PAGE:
A free IDE and compiler + a bunch of free libraries is all you need. But I would warn you against doing as much as you can do - it's a lot of work, and it's more likely to become frustrating in the end. You'd better use existing libraries to handle things that are difficult to code (image files reading/writing, physics or collision handling, and so on). The faster you'll get a small game, the better you'll feel, and the easier it will be to begin a bigger project in which you'll code more things by yourself.

It's quite easy find 2D or 3D engines out there (but be careful about 3D: 3D models are hard to get, and in fact you need a lot more content to make a 3D game than to make a 2D game. Creating content is not difficult - you have the right age to learn 3D modeling and content creation - but it's quite slow, especially if you also do the coding).

You'll also easily find free 3D modelers (blender comes to mind) and 2D image manipulation programs (for example, The Gimp).

In fact, everything you need can be found on the intarweb.

and as small as possible (in memory size).
As of today, there is no real need for memory constraints - unless you end with a software that use several gygabytes of memory, which is quite rae [smile].

Quote:
Almost finally, it would be better if it was low cost, I am 14, so I don't have a lot of money and my parents hate paying for stuff off the internet.

You can develop games for 0 bucks - you only need time (which is also a valuable resource, but the investment is up to you).

Quote:
Finally, how do you make normal C++ GUIs that are cross platform? (A little off topic, maybe I should start a new thread on it)

Keep it in that thread - we don't mind answering multiple related questions in one single thread.

There are different C++ GUI libraries out there: wxwidget is one of them (open source). You can search for many other GUI on the intarweb as well.

Quote:
I hope these things are not to unreasonable, I don't mind changing some of my requests a bit.

Thanks,
Sophie

Asking for World Peace in unreasonable. Asking for free software and information isn't [smile].

Good luck with your projects!

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I'd definitely recommend SDL. It's a cross-platform 2D library, and it also includes optional libraries for stuff like image loading, sound, and even networking.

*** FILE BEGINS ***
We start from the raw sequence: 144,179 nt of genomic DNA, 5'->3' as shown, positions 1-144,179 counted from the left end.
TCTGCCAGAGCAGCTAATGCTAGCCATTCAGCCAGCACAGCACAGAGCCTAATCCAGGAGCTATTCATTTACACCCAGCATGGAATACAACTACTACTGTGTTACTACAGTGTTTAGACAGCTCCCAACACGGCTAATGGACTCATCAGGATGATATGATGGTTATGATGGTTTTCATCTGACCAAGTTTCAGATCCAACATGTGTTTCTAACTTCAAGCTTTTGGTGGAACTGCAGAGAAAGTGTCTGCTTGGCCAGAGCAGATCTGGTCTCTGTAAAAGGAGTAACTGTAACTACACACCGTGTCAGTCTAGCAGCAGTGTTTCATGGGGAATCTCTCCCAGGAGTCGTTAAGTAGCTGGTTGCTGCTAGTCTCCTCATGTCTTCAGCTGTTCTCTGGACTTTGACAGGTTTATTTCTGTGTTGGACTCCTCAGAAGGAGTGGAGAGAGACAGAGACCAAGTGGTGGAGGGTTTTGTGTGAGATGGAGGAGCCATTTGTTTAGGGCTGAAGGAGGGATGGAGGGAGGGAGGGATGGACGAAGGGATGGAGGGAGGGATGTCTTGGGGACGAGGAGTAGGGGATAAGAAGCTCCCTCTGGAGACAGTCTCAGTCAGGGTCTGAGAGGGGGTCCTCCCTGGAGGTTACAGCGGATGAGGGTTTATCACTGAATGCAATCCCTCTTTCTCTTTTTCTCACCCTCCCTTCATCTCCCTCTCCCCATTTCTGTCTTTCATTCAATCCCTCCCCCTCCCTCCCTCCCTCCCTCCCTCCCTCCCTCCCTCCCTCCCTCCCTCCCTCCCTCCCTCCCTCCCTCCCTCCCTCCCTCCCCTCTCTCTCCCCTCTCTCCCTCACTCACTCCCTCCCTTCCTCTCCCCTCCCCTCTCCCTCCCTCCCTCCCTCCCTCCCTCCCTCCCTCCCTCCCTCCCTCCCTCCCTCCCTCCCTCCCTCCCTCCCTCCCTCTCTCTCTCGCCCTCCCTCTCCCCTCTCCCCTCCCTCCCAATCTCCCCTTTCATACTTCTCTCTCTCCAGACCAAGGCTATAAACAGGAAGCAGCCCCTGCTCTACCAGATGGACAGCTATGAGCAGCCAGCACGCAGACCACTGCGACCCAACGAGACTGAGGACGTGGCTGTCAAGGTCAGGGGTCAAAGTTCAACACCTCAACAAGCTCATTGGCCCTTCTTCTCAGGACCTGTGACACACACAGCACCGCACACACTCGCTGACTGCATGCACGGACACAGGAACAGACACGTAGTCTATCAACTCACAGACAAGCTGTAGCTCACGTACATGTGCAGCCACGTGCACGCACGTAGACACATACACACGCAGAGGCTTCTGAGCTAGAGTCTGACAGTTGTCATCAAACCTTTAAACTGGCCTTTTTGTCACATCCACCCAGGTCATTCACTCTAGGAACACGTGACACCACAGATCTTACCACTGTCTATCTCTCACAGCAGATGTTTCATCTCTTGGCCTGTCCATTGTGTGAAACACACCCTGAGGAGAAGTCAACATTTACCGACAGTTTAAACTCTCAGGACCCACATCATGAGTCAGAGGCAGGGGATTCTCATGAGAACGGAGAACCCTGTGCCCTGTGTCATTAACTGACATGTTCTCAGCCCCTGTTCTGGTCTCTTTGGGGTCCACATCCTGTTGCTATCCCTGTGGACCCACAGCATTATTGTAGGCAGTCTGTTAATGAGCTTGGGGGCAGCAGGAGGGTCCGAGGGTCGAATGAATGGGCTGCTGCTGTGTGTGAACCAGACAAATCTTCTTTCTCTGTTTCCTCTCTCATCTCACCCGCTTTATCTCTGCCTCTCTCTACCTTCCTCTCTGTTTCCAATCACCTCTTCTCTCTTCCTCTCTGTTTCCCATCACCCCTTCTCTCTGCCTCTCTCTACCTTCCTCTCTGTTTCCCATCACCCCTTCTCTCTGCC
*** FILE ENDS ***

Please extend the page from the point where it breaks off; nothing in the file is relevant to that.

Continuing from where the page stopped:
I'd advise that you stick with 2D until you have more experienced; don't jump into 3D yet. 3D is much more complicated and has more setup involved. It's better to get experience making games in 2D and have some completed projects, instead of trying to jump right into DirectX.

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Quote:
Original post by Dunge
For non-commercial games lot of people use SDL...
Are you sure that no commercial games use SDL?
Quote:
Still, for commercial games OpenGL is kinda dead. Nearly every games today use DirectX and if you want to learn something why not start with the real thing? It's powerful and allow you to use all the latest video cards features. Sure it's not cross-platform but do you really care? I don't :P It work flawlessly with visual studio. DirectX contain Direct3D for graphics but also DirectSound, DirectInput, etc. To use it you must download the February 2007 DirectX SDK. Some example and tutorials comes with it.
From the OP's post:
Quote:
I would also like it to be cross platform (I am switching my computer over to Linux soon). [emphasis mine]
Keep in mind that many people do in fact care about portability and the ability to target multiple platforms :)

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For GUI:s take a look at GTK+, QT or wxWidgets. And for game programming I suggest SDL, at least in the beginning. SDL is quite easy to understand and crossplatform.